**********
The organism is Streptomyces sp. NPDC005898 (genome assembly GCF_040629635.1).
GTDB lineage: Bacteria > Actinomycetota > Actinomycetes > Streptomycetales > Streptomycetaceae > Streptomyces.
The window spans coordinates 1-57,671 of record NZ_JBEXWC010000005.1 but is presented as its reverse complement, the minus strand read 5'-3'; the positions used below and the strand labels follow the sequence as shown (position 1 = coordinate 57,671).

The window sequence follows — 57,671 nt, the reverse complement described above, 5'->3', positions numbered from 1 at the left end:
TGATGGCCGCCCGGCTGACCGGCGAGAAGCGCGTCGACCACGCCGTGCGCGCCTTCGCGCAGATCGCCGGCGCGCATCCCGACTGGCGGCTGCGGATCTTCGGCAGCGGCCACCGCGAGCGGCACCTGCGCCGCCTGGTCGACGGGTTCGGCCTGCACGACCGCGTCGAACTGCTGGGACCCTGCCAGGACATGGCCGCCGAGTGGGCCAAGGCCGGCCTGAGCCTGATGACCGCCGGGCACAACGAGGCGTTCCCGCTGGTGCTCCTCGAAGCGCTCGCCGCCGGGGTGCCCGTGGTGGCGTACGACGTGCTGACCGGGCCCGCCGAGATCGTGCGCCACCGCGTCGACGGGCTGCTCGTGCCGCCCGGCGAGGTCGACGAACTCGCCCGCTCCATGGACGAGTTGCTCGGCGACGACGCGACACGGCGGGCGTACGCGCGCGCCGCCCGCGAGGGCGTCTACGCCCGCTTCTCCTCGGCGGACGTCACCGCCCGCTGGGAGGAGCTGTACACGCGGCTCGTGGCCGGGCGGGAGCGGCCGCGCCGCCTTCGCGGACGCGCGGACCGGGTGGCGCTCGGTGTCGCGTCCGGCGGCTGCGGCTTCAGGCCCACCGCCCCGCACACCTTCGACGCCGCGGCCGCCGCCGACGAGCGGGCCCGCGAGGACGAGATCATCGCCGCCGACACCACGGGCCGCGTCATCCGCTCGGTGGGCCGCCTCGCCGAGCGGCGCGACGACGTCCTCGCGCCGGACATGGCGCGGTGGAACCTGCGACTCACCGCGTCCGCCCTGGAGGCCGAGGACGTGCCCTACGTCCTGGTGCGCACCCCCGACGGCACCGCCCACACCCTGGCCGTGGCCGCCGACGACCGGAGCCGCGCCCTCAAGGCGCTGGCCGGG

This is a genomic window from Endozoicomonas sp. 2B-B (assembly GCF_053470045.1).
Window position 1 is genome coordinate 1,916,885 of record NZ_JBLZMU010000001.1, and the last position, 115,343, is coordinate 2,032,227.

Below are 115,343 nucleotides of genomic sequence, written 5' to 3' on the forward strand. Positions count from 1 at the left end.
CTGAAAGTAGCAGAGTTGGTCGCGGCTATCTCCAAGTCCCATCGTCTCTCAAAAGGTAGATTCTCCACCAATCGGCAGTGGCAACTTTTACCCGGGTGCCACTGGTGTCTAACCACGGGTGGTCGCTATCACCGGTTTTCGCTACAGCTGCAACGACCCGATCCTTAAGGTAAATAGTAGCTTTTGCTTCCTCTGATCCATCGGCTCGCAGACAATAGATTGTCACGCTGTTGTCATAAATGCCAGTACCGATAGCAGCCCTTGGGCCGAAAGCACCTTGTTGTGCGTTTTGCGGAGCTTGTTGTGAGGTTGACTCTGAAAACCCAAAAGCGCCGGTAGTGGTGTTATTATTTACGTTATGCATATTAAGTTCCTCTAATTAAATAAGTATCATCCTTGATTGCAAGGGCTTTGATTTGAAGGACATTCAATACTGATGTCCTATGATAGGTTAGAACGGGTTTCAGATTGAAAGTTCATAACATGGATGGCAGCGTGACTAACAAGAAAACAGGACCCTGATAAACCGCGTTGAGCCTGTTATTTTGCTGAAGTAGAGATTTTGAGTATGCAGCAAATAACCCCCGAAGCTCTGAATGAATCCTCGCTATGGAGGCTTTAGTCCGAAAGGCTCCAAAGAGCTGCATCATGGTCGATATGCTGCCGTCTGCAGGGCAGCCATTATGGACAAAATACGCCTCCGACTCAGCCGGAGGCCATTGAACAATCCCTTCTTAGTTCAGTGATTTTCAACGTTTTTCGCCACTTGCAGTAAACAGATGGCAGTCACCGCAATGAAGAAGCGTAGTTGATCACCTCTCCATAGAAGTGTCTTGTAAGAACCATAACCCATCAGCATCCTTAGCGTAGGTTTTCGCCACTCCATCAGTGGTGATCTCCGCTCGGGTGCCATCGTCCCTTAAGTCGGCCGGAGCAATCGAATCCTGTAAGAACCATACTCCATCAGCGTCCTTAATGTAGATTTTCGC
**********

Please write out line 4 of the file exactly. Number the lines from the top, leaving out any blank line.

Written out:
The window sequence follows — 57,671 nt, the reverse complement described above, 5'->3', positions numbered from 1 at the left end: